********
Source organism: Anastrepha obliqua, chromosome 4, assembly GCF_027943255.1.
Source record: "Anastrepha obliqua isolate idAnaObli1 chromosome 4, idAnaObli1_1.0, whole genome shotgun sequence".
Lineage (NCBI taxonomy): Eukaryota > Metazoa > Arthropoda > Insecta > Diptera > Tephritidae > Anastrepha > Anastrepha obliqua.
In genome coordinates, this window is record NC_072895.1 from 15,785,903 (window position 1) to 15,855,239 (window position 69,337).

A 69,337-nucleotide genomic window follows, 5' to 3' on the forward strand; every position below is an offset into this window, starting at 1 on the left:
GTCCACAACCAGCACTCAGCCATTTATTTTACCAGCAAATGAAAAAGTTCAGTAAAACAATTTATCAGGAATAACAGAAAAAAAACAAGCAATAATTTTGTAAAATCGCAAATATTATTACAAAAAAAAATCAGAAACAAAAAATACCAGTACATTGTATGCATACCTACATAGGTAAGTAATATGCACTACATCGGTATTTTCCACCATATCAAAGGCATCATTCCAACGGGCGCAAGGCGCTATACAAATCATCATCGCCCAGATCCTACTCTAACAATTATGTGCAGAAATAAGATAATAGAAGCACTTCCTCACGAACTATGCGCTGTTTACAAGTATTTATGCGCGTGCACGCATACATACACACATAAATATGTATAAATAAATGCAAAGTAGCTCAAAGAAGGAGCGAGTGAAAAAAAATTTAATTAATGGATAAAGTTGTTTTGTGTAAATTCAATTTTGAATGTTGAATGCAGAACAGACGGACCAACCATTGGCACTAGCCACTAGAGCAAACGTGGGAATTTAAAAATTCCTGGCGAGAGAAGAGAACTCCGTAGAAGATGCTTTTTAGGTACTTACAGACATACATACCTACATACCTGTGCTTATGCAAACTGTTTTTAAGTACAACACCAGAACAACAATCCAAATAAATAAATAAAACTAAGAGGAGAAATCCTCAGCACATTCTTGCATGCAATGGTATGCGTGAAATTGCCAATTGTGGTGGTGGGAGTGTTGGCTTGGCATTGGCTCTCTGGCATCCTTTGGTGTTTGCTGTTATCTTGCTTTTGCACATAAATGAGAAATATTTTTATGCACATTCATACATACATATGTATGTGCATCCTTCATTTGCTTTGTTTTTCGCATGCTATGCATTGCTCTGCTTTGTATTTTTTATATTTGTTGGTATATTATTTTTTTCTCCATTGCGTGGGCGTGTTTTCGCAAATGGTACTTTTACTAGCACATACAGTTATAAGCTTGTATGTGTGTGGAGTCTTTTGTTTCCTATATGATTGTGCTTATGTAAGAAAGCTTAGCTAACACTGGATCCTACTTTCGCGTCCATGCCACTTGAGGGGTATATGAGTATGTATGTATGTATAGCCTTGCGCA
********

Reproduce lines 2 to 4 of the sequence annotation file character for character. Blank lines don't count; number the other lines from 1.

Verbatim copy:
Source record: "Anastrepha obliqua isolate idAnaObli1 chromosome 4, idAnaObli1_1.0, whole genome shotgun sequence".
Lineage (NCBI taxonomy): Eukaryota > Metazoa > Arthropoda > Insecta > Diptera > Tephritidae > Anastrepha > Anastrepha obliqua.
In genome coordinates, this window is record NC_072895.1 from 15,785,903 (window position 1) to 15,855,239 (window position 69,337).